Commercial banks will continue to lose market share in farm lending to the government-sponsored Farm Credit System, according to projections by the U.S. Department of Agriculture.
A report by the USDA's Economic Research Service projects that commercial banks' share of farm loan outstandings will increase 3% this year, to $64 billion.
But the industry's market share will probably drop, while the Farm Credit System's increases, the report said.
The system's share of yearend outstandings is expected to edge up from 25.3% to 25.7%. Commercial banks' share is expected to fall from 39.6% to 39.4%, according to the USDA.
"The Farm Credit System has been a burr in the saddle of traditional agricultural lenders for a long time," said Robert J. Wingert, executive director of the Community Bankers Association of Illinois.
The projected decline in commercial banks' share is consistent with a slight downward trend that bankers attribute to continued tough competition from the government-backed Farm Credit System.
The Farm Credit System was reorganized and revitalized in the wake of the 1980s' farming crisis. Commercial bankers say that since then they have found it increasingly difficult to compete against Farm Credit System lenders.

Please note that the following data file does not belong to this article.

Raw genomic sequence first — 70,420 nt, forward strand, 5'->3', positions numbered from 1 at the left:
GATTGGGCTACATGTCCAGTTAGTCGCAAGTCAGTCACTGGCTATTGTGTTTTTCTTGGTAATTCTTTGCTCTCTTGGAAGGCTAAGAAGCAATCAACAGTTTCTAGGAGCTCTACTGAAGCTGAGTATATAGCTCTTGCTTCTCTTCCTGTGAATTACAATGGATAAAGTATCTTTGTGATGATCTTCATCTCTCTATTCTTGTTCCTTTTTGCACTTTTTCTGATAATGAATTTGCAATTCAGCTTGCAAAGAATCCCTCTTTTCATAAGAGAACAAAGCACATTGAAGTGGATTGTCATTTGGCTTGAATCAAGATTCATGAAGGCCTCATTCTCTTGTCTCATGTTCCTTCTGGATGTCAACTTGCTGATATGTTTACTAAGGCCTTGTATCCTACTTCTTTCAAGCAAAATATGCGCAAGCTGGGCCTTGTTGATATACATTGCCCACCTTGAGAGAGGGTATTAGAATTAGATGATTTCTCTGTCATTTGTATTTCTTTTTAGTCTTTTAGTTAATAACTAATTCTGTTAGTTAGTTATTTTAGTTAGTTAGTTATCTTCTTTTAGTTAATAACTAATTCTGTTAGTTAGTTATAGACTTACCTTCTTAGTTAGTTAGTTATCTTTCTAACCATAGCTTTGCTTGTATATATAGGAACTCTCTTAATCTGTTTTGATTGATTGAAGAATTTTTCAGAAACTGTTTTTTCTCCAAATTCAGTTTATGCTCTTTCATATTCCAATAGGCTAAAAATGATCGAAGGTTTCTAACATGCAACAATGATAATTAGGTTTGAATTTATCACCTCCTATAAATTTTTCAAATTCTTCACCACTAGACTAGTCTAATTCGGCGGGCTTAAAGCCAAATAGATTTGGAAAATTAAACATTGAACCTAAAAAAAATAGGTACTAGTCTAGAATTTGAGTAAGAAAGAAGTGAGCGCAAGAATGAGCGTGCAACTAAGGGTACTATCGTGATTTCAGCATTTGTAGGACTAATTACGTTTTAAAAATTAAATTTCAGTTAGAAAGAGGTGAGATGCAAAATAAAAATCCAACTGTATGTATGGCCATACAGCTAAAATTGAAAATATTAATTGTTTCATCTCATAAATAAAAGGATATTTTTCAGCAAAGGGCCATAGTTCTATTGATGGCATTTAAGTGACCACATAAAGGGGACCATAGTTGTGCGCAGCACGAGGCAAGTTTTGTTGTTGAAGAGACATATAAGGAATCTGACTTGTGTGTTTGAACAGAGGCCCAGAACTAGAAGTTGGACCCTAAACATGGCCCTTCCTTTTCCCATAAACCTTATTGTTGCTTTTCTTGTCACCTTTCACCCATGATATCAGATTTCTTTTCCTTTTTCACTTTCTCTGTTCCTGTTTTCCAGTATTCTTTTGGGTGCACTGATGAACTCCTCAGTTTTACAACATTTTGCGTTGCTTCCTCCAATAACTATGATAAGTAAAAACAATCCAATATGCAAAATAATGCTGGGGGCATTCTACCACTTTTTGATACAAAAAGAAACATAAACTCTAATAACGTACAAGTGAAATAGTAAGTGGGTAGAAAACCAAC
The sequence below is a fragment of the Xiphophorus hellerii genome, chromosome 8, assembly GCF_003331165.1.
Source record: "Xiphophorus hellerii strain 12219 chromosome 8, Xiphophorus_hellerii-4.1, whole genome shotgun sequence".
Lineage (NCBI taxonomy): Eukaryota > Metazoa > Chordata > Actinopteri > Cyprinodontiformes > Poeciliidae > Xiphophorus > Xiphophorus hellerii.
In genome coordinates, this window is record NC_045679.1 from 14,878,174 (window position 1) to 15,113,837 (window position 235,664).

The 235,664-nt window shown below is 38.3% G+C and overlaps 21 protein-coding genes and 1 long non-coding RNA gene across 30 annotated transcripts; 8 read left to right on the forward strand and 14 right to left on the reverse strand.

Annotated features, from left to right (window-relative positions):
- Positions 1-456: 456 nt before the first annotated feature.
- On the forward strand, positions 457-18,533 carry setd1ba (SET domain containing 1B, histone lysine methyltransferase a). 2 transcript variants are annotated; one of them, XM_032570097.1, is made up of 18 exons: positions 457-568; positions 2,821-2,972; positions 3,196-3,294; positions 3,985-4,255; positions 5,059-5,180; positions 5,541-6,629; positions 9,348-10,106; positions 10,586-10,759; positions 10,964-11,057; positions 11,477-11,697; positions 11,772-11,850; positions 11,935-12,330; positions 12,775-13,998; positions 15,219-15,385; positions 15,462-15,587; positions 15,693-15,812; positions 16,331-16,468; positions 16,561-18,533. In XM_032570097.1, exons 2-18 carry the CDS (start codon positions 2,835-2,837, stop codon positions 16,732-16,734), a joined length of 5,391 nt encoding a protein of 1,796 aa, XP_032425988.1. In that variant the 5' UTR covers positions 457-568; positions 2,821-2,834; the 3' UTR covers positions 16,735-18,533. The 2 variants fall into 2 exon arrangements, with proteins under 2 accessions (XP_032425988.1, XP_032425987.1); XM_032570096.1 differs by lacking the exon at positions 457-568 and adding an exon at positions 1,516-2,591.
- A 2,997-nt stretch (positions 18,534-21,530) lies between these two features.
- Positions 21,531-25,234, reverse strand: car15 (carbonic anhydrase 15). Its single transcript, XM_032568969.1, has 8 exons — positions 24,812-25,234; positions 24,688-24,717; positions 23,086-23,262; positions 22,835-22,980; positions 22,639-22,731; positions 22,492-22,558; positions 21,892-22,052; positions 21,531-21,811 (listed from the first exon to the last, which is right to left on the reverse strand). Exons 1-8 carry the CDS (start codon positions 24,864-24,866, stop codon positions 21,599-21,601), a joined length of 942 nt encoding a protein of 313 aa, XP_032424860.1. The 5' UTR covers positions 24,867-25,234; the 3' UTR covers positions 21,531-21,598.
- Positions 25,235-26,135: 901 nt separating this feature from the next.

The system, a nationwide cooperative system of Farm Credit banks and associations providing credit to farmers, offers competitive interest rates and has gone after older, established farmers, who have traditionally borrowed from commercial banks.
Originally capitalized by the federal government, the system is now self-funded and owned by its members. But Uncle Sam still provides capital assistance through government-guaranteed bonds and insurance for bonds, notes, and other obligations issued by the system's member institutions.
Mr. Wingert said the Farm Credit System may be gaining further ground due to consolidation in the banking industry.
"If a traditional big bank is acquired by a bigger, urban bank, there's usually a decrease in emphasis on agricultural lending," he said.
Joseph Kavan, division president and general counsel for Farm Credit Services of the Midlands, Omaha, agreed that consolidation in the commercial banking industry may provide opportunities for lenders in the Farm Credit System.
"Farmers and ranchers are very down-to-earth people, and they don't like to talk to a box," he said. "With all of the consolidation, people start looking around, and maybe they say: Hey, Farm Credit is where I want to be."
However, other Farm Credit representatives are reluctant to say they're winning and commercial banks are losing when it comes to loan market share.
Neil Conklin, vice president and chief economist for the Farm Credit Council in Washington, said it's unclear whether the Farm Credit System is drawing customers away from commercial banks. He suggested that commercial banks may be purposely moving away from agricultural lending.
Mr. Conklin also said banks gained a large percentage of the market share when borrowers moved away from the Farm Credit System during the 1980s. To expect continued market-share growth alongside a competitive, reorganized Farm Credit System would have been unrealistic, he said.
"I think it's natural to see some slowdown," Mr. Conklin said.